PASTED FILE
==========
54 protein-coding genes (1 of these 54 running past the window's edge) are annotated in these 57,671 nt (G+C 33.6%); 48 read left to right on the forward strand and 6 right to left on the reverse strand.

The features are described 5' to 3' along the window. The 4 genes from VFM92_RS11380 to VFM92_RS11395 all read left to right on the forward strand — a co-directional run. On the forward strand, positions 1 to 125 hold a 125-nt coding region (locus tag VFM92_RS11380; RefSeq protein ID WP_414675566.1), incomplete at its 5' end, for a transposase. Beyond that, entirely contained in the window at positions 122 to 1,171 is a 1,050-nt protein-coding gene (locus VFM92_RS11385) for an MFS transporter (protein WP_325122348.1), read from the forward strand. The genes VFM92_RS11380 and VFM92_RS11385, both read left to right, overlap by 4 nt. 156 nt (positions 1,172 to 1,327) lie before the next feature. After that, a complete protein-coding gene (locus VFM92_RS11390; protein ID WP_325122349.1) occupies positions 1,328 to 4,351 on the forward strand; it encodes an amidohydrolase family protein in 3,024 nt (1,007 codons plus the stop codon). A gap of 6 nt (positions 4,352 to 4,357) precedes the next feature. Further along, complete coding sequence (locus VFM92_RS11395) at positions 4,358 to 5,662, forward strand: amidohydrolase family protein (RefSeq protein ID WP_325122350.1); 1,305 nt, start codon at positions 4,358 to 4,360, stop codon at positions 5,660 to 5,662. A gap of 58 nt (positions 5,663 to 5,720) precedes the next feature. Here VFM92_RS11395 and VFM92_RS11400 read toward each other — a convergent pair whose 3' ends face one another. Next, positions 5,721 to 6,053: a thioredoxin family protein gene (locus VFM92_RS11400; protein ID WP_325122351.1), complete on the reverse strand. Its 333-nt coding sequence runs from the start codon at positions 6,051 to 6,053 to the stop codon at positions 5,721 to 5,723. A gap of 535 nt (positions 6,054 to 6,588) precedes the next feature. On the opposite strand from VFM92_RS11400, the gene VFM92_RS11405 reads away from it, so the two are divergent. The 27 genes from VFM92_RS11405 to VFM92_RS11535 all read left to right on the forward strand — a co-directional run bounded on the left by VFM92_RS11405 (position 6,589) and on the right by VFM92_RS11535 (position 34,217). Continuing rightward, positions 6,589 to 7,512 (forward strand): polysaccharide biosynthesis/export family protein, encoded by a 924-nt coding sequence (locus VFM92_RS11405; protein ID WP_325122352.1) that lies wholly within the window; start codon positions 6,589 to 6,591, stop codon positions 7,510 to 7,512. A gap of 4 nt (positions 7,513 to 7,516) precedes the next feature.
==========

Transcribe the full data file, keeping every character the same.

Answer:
54 protein-coding genes (1 of these 54 running past the window's edge) are annotated in these 57,671 nt (G+C 33.6%); 48 read left to right on the forward strand and 6 right to left on the reverse strand.

The features are described 5' to 3' along the window. The 4 genes from VFM92_RS11380 to VFM92_RS11395 all read left to right on the forward strand — a co-directional run. On the forward strand, positions 1 to 125 hold a 125-nt coding region (locus tag VFM92_RS11380; RefSeq protein ID WP_414675566.1), incomplete at its 5' end, for a transposase. Beyond that, entirely contained in the window at positions 122 to 1,171 is a 1,050-nt protein-coding gene (locus VFM92_RS11385) for an MFS transporter (protein WP_325122348.1), read from the forward strand. The genes VFM92_RS11380 and VFM92_RS11385, both read left to right, overlap by 4 nt. 156 nt (positions 1,172 to 1,327) lie before the next feature. After that, a complete protein-coding gene (locus VFM92_RS11390; protein ID WP_325122349.1) occupies positions 1,328 to 4,351 on the forward strand; it encodes an amidohydrolase family protein in 3,024 nt (1,007 codons plus the stop codon). A gap of 6 nt (positions 4,352 to 4,357) precedes the next feature. Further along, complete coding sequence (locus VFM92_RS11395) at positions 4,358 to 5,662, forward strand: amidohydrolase family protein (RefSeq protein ID WP_325122350.1); 1,305 nt, start codon at positions 4,358 to 4,360, stop codon at positions 5,660 to 5,662. A gap of 58 nt (positions 5,663 to 5,720) precedes the next feature. Here VFM92_RS11395 and VFM92_RS11400 read toward each other — a convergent pair whose 3' ends face one another. Next, positions 5,721 to 6,053: a thioredoxin family protein gene (locus VFM92_RS11400; protein ID WP_325122351.1), complete on the reverse strand. Its 333-nt coding sequence runs from the start codon at positions 6,051 to 6,053 to the stop codon at positions 5,721 to 5,723. A gap of 535 nt (positions 6,054 to 6,588) precedes the next feature. On the opposite strand from VFM92_RS11400, the gene VFM92_RS11405 reads away from it, so the two are divergent. The 27 genes from VFM92_RS11405 to VFM92_RS11535 all read left to right on the forward strand — a co-directional run bounded on the left by VFM92_RS11405 (position 6,589) and on the right by VFM92_RS11535 (position 34,217). Continuing rightward, positions 6,589 to 7,512 (forward strand): polysaccharide biosynthesis/export family protein, encoded by a 924-nt coding sequence (locus VFM92_RS11405; protein ID WP_325122352.1) that lies wholly within the window; start codon positions 6,589 to 6,591, stop codon positions 7,510 to 7,512. A gap of 4 nt (positions 7,513 to 7,516) precedes the next feature.